The lands of Abercromby lie in the parish of the same name in the ancient kingdom of Fife. The earliest record of the name is found in the Ragman Roll in 1296, when William de Abercromby did homage to Edward I of England for his lands in Fife. The senior line of this family died out in the early seventeenth century and the representation of the line passed to the house of Abercromby of Birkenbog in Banffshire. The Abercrombys were to be no strangers to religious discord over the centuries. The lands of Birkenbog were originally church lands, and in 1362 the Earl of Mar confirmed to Alexander Abercromby his grant of lands by the Bishop of Aberdeen. Robert Abercromby, born in 1534, was a Jesuit priest who was violently opposed to the Reformation and to reform of the Scottish church, and is credited with the conversion to Catholicism of Queen Anne, wife of James VI, before her death. He was ultimately driven into exile when a substantial reward was offered for his capture. In 1637 Alexander Abercromby of Birkenbog was created a Baronet of Nova Scotia, but despite this royal favour he was to become a fervent Covenanter, strongly opposed to the attempts of Charles I to impose an episcopal church in Scotland. The Marquess of Montrose, in his famous campaign to restore the power of the king in Scotland, expressed his royal master’s displeasure by quartering his troops on Birkenbog. David Abercromby was another Jesuit who studied abroad and returned to his native land to oppose the Protestant faith. He was instead converted to it and published an important tract against papal power in 1682. Patrick Abercromby, third son of the Laird of Fetterneir, a branch of the House of Birkenbog, became a distinguished doctor, having graduated from the University of St Andrews in 1685. He travelled extensively abroad and on his return established a high reputation in his chosen field, being appointed personal physician to James VII. His brother, Francis, also enjoyed royal favour, being raised to the peerage under the title, ‘Lord Glassford’, a title limited to his own lifetime. A younger son of the first Baronet of Birkenbog had succeeded to estates at Tullibody in Clack-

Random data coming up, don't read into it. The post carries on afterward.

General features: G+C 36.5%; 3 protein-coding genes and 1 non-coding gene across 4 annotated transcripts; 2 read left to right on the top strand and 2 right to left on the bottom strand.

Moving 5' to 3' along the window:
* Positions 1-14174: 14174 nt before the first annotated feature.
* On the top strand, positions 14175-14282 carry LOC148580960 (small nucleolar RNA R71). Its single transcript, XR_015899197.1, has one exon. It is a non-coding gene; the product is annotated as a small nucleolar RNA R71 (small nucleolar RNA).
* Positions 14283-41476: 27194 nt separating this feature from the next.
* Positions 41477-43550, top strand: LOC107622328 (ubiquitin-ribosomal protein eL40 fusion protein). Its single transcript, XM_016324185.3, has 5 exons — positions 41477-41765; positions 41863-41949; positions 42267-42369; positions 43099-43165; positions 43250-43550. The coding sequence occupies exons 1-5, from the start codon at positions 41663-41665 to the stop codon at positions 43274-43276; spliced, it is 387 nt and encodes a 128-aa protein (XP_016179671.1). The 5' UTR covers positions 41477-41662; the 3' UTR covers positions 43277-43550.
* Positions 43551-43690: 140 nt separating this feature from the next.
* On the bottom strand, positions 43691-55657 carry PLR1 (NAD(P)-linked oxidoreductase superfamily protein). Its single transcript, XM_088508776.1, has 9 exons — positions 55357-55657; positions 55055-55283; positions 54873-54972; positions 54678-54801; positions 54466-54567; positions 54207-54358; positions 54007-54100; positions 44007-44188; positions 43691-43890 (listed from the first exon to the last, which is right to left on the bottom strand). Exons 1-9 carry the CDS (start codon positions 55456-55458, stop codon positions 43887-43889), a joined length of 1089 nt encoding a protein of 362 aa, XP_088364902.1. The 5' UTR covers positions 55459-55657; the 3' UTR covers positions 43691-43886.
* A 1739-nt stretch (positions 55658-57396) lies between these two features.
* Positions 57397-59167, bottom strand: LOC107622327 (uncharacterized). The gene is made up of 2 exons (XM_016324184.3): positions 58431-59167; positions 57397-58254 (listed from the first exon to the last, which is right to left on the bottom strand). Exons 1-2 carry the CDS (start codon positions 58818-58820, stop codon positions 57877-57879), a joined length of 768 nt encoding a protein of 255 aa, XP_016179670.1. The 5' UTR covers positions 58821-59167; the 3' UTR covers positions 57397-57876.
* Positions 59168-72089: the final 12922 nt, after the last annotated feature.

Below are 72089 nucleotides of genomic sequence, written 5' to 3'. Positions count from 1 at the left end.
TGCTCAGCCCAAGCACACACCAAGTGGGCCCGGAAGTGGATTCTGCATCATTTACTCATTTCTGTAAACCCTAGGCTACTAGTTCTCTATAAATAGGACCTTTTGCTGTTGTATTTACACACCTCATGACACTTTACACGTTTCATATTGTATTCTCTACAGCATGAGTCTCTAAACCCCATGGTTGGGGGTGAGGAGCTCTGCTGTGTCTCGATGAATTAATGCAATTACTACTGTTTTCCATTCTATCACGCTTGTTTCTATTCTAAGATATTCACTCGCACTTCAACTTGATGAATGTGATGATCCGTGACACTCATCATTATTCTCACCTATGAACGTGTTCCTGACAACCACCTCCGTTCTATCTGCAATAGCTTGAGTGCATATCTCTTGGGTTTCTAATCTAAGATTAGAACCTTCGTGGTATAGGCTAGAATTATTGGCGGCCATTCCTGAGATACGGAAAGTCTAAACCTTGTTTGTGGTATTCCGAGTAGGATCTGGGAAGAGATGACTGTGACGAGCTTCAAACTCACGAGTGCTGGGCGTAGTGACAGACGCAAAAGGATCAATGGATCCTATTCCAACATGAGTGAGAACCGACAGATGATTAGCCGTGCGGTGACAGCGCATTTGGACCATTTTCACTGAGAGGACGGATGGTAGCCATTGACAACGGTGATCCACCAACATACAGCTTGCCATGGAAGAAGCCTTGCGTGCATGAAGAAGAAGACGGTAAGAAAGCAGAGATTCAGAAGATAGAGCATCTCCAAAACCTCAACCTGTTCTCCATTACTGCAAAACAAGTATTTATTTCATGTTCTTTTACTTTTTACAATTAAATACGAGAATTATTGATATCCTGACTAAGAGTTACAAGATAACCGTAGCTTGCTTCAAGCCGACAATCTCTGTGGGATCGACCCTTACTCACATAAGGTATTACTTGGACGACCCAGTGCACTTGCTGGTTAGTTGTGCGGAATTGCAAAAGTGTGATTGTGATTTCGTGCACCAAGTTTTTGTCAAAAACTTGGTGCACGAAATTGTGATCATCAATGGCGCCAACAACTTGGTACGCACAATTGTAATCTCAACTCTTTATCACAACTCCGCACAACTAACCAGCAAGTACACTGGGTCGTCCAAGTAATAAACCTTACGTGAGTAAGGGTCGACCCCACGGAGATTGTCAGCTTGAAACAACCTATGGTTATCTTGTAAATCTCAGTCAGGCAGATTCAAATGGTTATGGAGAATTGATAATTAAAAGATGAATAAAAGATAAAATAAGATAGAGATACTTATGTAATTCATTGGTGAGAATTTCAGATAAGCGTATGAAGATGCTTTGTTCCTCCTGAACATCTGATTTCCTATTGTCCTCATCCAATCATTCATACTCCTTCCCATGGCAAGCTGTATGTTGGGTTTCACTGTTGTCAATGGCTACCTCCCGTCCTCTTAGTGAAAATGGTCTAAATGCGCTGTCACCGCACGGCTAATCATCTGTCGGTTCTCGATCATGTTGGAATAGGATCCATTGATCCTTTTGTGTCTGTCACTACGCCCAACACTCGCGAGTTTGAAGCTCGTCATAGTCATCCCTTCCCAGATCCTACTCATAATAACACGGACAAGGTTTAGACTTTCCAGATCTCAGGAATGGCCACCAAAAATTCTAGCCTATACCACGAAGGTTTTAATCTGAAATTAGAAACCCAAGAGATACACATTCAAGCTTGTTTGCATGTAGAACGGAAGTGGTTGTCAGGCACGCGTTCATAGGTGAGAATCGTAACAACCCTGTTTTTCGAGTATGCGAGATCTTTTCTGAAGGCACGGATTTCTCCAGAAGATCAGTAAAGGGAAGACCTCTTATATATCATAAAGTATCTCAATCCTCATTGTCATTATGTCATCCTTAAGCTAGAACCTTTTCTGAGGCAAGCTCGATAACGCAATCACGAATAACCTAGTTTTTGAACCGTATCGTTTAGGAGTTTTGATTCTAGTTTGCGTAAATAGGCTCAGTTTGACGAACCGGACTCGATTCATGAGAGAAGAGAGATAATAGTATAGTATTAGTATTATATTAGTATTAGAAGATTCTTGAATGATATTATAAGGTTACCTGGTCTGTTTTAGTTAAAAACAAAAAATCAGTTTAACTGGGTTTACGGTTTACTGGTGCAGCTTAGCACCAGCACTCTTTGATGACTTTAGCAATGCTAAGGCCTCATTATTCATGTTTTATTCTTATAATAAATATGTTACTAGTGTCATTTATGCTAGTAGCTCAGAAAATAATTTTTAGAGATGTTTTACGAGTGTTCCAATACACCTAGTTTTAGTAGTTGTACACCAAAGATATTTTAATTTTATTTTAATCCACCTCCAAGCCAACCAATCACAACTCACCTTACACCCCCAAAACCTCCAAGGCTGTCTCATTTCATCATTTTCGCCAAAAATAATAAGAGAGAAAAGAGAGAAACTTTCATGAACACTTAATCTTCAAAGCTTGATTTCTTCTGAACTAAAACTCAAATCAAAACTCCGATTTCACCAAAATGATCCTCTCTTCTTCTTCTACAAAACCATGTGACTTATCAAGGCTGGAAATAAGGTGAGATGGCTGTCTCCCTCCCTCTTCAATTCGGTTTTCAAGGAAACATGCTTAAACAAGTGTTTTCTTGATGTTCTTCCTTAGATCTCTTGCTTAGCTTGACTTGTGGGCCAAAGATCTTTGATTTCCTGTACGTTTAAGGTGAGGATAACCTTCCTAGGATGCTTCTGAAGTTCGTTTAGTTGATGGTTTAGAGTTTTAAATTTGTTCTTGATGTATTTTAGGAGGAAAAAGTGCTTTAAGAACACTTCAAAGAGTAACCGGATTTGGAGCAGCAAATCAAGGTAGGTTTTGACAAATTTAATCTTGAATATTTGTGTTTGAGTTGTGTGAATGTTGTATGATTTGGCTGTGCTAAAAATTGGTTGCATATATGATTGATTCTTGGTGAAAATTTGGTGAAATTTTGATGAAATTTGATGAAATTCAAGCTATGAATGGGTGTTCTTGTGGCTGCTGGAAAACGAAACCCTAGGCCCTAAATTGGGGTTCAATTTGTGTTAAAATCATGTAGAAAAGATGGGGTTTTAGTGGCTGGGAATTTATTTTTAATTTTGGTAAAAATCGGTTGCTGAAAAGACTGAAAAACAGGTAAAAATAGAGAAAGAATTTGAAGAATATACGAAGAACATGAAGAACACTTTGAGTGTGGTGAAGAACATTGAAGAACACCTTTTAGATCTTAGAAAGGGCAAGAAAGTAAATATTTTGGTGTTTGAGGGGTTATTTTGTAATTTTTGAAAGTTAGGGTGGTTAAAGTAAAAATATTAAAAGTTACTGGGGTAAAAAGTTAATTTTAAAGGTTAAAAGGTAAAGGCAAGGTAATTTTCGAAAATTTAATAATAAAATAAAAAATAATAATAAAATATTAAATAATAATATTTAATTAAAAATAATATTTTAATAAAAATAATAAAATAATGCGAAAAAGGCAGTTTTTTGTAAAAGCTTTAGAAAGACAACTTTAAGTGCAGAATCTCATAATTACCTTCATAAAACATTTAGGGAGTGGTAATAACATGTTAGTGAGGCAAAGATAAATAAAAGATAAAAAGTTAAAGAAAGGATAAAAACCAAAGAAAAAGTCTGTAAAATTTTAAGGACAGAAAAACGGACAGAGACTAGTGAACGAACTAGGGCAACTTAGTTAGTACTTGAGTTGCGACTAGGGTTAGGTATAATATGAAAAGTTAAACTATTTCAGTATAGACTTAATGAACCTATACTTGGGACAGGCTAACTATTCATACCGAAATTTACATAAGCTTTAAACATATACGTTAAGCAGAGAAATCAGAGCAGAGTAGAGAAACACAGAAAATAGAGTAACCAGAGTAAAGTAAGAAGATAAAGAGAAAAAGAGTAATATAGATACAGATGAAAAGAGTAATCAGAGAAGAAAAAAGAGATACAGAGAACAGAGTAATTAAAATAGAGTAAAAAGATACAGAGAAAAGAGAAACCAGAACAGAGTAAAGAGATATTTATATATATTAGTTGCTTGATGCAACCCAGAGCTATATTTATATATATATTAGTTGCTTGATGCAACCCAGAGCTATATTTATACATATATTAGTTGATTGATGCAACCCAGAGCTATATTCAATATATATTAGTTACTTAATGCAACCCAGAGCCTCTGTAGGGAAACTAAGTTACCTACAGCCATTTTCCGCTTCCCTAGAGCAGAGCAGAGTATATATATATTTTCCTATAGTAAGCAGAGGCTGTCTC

This branch of the family was to prove most distinguished, producing two generals and a judge of the High Court. Sir Ralph Abercromby, born in 1734, was considered to be one of the greatest military reformers and has been credited with the restructuring of the army which was ultimately to defeat the threat of Napoleon. He was a professional soldier, entering the army in 1756 as a colonel in the 3rd Regiment of Dragoon Guards. By 1781 he had risen to the rank of colonel in the King’s Irish Infantry. He served throughout the Seven Years’ War and acquired considerable experience in that service. In 1795 he was appointed commander-in-chief of the British forces fighting against the French in the West Indies. His campaign met with great success and several new possessions fell to the British Crown, including the Spanish island of Trinidad. His most famous campaign, however, was to be in Egypt, where he commanded the troops who captured the strategic fortress of Aboukir and defeated the French in the decisive Battle of Alexandria. The general himself died of wounds he suffered during the engagement. His contribution to the ultimate defeat of Napoleon was recognised by his country when his widow was created a peeress in her own right, as Baroness Abercromby of Aboukir and Tullibody. Sir Ralph’s younger brother, Sir Robert Abercromby, was also a general who was created a Knight of the Order of the Bath and commander-in-chief of the British forces in India. He was later to hold the post of governor of Edinburgh Castle for almost thirty years. Three sons of Sir Ralph also rose to high rank. His eldest son succeeded to the title of ‘Lord Abercromby’, while his second son became a general. James Abercromby became speaker of the House of Commons and was raised to the peerage as Lord Dunfermline. The various peerage titles are now all extinct but the house of Birkenbog still flourishes.